Wednesday, May 4, 2016

Collins Inches Closer

Just about ready to get on the Trump train.

Wednesday, March 9, 2016

You Can't Make It Up

One-time Financial Planning Association lobbyist Phillips Hinch has joined the staff of Sen. Susan Collins as a senior policy adviser.

According to his "revolving door profile" at OpenSecrets.org, Hinch was lobbying less than four years ago--on issues like finance, retirement and taxes.

Friday, February 26, 2016

Game, Set, Match

Sen. Susan Collins on the prospect of Donald Trump winning the Republican nomination:

"I don't think his nomination would be catastrophic."

Saturday, February 6, 2016

Too Little Too Late?

ThinkProgress has a deep dive on the biomass amendment Sen. Susan Collins proposed earlier this week:

Environmentalists around the country are now incensed over an approved amendment categorizing bioenergy as carbon neutral--a move that groups say puts forests and even portions of the Clean Power Plan at risk.

"I think it's a very dangerous amendment," said Kevin Bundy, senior attorney for the Center for Biological Diversity, in an interview with ThinkProgress. "It tries to dictate that burning forests for energy won't affect the climate, that's what the term carbon neutral is supposed to mean and that's just not true. You can't legislate away basic physics."

[...]

Environmentalists say the amendment sponsored by Sen. Susan Collins (R-ME) interferes with the EPA's efforts, as it explicitly tells agencies to adopt policies that reflect the carbon neutrality of forests' bioenergy. They also argue that it may incentivize cutting forests for energy and most importantly, undo important provisions of the Clean Power Plan that call for reductions in carbon emissions from the electricity sector through increased use of renewable sources.

Some key questions: Why was the green community caught off guard here? How on earth did this thing pass on a voice vote?

And why aren't environmental organizations that endorsed Collins (like League of Conservation Voters) and those that didn't (like Sierra Club) raising a bigger ruckus in social media and elsewhere to try to head the amendment off before it becomes law?

Wednesday, February 3, 2016

No Roll Call on Collins Amendment

Politico confirms that the Sen. Susan Collins amendment to override EPA scientists about the climate implications of burning wood was indeed adopted--by a voice vote.

How exactly does that happen?

MPBN has also posted a strong article on the issue--the best I've seen from them in a while.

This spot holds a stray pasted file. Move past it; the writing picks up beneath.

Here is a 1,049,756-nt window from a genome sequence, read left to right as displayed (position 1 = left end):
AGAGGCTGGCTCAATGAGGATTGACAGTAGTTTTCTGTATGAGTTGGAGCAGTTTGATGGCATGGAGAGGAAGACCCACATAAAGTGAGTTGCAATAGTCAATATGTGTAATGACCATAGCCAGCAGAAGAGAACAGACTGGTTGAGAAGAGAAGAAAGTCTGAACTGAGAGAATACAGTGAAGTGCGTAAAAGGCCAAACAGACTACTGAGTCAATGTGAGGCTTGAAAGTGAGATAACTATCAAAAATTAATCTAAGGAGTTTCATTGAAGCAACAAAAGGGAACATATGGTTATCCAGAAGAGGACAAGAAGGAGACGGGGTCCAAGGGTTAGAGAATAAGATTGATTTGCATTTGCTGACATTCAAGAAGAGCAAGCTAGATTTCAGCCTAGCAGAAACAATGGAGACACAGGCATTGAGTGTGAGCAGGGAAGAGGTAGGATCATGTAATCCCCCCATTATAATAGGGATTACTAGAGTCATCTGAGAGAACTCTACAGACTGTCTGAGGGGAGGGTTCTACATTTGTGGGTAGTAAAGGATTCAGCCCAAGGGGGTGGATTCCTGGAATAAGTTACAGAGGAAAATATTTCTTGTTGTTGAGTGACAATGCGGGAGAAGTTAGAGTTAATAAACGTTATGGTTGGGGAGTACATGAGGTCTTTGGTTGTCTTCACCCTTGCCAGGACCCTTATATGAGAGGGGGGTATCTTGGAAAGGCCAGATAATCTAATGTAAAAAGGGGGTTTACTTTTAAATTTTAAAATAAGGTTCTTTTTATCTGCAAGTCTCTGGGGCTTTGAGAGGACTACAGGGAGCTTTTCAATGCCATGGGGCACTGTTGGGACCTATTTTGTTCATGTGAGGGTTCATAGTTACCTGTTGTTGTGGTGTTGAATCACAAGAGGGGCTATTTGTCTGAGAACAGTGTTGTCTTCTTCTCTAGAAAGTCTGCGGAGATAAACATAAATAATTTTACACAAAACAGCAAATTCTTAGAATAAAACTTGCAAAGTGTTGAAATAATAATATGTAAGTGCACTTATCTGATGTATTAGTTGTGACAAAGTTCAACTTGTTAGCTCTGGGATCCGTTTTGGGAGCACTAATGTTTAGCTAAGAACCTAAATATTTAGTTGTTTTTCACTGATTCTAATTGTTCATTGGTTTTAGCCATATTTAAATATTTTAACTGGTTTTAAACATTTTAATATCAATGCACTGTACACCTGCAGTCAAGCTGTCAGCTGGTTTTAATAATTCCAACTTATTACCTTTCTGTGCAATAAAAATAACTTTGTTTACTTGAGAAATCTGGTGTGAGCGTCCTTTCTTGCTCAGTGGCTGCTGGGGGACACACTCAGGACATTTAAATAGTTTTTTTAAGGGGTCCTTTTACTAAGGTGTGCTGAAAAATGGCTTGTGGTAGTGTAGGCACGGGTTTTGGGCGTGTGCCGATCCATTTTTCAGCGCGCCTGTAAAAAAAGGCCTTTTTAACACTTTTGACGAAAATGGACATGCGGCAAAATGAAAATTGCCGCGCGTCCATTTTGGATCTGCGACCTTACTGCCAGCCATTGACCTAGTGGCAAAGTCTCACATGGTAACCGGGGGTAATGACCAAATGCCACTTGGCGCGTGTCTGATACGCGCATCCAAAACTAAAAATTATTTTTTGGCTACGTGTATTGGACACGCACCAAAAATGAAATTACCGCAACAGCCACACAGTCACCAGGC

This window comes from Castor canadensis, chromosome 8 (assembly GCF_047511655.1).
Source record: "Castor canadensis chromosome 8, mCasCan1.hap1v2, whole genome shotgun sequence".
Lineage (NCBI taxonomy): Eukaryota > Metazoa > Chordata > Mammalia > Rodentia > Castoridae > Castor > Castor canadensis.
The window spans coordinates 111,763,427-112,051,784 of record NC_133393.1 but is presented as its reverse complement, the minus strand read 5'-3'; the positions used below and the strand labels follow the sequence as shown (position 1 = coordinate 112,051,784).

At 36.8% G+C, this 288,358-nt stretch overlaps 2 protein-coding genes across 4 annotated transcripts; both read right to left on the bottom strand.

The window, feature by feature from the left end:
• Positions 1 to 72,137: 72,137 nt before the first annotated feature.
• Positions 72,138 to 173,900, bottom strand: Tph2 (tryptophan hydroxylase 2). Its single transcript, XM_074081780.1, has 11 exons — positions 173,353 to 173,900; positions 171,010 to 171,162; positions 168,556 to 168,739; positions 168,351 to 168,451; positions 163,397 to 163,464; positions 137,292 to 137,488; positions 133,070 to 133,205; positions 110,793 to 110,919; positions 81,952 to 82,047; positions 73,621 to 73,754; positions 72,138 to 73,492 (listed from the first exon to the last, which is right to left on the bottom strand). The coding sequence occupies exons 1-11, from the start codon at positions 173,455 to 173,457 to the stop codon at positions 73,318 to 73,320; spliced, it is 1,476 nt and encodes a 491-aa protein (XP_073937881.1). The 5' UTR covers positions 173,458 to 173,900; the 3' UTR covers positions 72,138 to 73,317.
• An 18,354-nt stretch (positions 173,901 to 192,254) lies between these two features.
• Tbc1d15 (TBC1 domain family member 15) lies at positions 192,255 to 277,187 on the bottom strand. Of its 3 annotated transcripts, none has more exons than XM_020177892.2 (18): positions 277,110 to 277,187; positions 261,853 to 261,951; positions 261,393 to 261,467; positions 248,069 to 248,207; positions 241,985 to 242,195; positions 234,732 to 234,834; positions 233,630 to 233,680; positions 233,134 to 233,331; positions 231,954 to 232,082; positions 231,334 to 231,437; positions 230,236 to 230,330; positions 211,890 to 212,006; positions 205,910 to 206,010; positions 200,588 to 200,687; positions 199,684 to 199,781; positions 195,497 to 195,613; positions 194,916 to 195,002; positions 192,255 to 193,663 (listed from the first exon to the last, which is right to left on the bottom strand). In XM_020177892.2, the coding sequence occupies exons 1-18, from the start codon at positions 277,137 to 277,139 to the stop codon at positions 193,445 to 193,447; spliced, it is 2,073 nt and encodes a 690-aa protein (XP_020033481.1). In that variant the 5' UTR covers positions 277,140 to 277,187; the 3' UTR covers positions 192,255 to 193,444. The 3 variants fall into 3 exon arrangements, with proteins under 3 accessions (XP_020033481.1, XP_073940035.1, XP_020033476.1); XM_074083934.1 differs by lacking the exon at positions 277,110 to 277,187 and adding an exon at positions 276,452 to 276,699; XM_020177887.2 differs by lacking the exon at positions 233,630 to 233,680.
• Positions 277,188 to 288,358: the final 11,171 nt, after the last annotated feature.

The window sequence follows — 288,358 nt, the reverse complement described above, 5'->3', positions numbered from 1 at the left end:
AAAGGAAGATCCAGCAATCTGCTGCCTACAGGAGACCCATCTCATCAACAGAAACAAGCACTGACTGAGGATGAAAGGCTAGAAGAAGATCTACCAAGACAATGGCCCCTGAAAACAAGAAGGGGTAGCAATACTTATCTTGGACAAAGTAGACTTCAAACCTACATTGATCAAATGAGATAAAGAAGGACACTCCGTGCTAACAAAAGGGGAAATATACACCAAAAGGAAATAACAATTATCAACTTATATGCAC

Enviros Blast Collins on Biomass

Still trying to get the facts about the status of the Collins/King effort to undermine the EPA's Clean Power Plan.

Meanwhile, a slew of environmental organizations including League of Conservation Voters, National Resource Defense Council and Sierra Club are out with a strong joint statement blasting the amendment:

The amendment would require that federal policy shall "reflect the carbon neutrality of forest bioenergy." This requirement would result in substantial damage to forests and climate by undermining the scientific process established by the EPA...

Cutting and burning our forests to generate electricity is not "carbon neutral." Per megawatt-hour, wood- burning power plants emit more CO2 than fossil-fueled plants...this amendment would therefore sanction and promote high-carbon sources of energy in federal policy, undermining the gains we are poised to make under the Clean Power Plan, the Paris Accord, and other climate policies.

Moreover, this amendment amounts to legislative interference with what should be a science-based policy...

This amendment is an environmentally damaging and scientifically indefensible approach to biomass policy.

Wednesday, January 27, 2016

Amnesia Watch

Sinclair Broadcast Group video and text January 26, 2016:

[Sen. Susan Collins] says the recent indictment of the people behind the undercover [anti-Planned Parenthood] video is a, "cautionary lesson" to others on Capitol Hill to wait for all the facts on an issue before passing any legislation.

"It shows that it was premature to move to any kind of elimination of funding for Planned Parenthood...I'm personally very happy that I opposed all the attempts to defund Planned Parenthood."

Portland Press Herald, August 4, 2015:
U.S. Sen. Susan Collins is coming under unusual fire from women’s health groups for supporting a Republican-backed effort to end federal funding for Planned Parenthood.

[...]

Planned Parenthood has been under intense criticism since anti-abortion activists released secretly recorded video of organization leaders discussing the use of fetal tissue from abortions for research purposes. That has resulted in allegations that Planned Parenthood profits from abortions and prompted a drive by Senate conservatives to strip the organization of its federal funding.

Tuesday, September 22, 2015

Not Sure

John Richardson, August 27, 2012:

Snowe and Collins are pro-choice and among the most moderate Republicans in Congress.

Mario Moretto, October 3, 2014:

Collins, like Bellows, is pro-choice.

Kevin Miller, October 12, 2014:

Collins is regarded as a reliable pro-choice vote in an increasingly right-leaning Republican Party.

Scott Thistle, August 5, 2015:

Collins isn’t up for reelection for five years, why alienate one of the only pro-choice Republican votes in the Senate?

Politico, September 21, 2015:

Senate Majority Leader Mitch McConnell has teed up a procedural vote for Tuesday morning on the 20-week abortion ban...Among Republicans, Sen. Susan Collins of Maine said Thursday that she’s not sure how she will vote.

Wednesday, June 17, 2015

Collins and the Rule of Law

Few noticed this past week when Sen. Susan Collins signed onto an amendment to the National Defense Authorization Act (NDAA) sponsored by Sens. Rand Paul (R-KY) and Ted Cruz (R-TX) that would explicitly ban the indefinite detention of American citizens and permanent US residents.

It's a laudable provision, albeit one that the Constitution (and the Supreme Court's ruling in Hamdi v. Rumsfeld) should have rendered superfluous. That such an amendment is now being offered speaks volumes about both the country's illiberal drift in the period after September 11, 2001 and the resurgence of respect for due process and other legal norms in recent years.